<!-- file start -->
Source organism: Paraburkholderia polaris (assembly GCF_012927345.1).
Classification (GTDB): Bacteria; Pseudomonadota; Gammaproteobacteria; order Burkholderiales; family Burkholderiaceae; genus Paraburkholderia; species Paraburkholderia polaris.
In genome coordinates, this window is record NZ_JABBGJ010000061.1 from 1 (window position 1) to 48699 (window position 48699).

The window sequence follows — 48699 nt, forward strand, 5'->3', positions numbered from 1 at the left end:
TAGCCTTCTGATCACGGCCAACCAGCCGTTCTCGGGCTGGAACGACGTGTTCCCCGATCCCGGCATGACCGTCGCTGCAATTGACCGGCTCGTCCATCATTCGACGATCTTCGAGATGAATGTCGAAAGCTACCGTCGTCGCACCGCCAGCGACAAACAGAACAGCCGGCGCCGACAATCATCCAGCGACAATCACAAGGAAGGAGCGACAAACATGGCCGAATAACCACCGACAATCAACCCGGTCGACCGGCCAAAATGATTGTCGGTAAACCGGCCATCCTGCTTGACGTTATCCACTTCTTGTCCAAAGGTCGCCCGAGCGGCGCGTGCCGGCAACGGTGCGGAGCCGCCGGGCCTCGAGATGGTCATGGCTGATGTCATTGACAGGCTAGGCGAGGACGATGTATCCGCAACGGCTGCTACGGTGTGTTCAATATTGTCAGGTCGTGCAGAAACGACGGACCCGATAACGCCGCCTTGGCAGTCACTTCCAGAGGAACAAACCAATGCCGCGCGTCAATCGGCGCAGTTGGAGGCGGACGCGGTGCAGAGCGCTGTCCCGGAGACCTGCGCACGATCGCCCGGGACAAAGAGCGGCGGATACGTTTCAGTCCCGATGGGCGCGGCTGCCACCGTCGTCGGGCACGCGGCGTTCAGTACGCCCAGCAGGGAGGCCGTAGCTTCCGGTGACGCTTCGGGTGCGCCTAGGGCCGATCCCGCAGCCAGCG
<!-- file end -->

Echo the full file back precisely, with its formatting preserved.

Source organism: Paraburkholderia polaris (assembly GCF_012927345.1).
Classification (GTDB): Bacteria; Pseudomonadota; Gammaproteobacteria; order Burkholderiales; family Burkholderiaceae; genus Paraburkholderia; species Paraburkholderia polaris.
In genome coordinates, this window is record NZ_JABBGJ010000061.1 from 1 (window position 1) to 48699 (window position 48699).

The window sequence follows — 48699 nt, forward strand, 5'->3', positions numbered from 1 at the left end:
TAGCCTTCTGATCACGGCCAACCAGCCGTTCTCGGGCTGGAACGACGTGTTCCCCGATCCCGGCATGACCGTCGCTGCAATTGACCGGCTCGTCCATCATTCGACGATCTTCGAGATGAATGTCGAAAGCTACCGTCGTCGCACCGCCAGCGACAAACAGAACAGCCGGCGCCGACAATCATCCAGCGACAATCACAAGGAAGGAGCGACAAACATGGCCGAATAACCACCGACAATCAACCCGGTCGACCGGCCAAAATGATTGTCGGTAAACCGGCCATCCTGCTTGACGTTATCCACTTCTTGTCCAAAGGTCGCCCGAGCGGCGCGTGCCGGCAACGGTGCGGAGCCGCCGGGCCTCGAGATGGTCATGGCTGATGTCATTGACAGGCTAGGCGAGGACGATGTATCCGCAACGGCTGCTACGGTGTGTTCAATATTGTCAGGTCGTGCAGAAACGACGGACCCGATAACGCCGCCTTGGCAGTCACTTCCAGAGGAACAAACCAATGCCGCGCGTCAATCGGCGCAGTTGGAGGCGGACGCGGTGCAGAGCGCTGTCCCGGAGACCTGCGCACGATCGCCCGGGACAAAGAGCGGCGGATACGTTTCAGTCCCGATGGGCGCGGCTGCCACCGTCGTCGGGCACGCGGCGTTCAGTACGCCCAGCAGGGAGGCCGTAGCTTCCGGTGACGCTTCGGGTGCGCCTAGGGCCGATCCCGCAGCCAGCG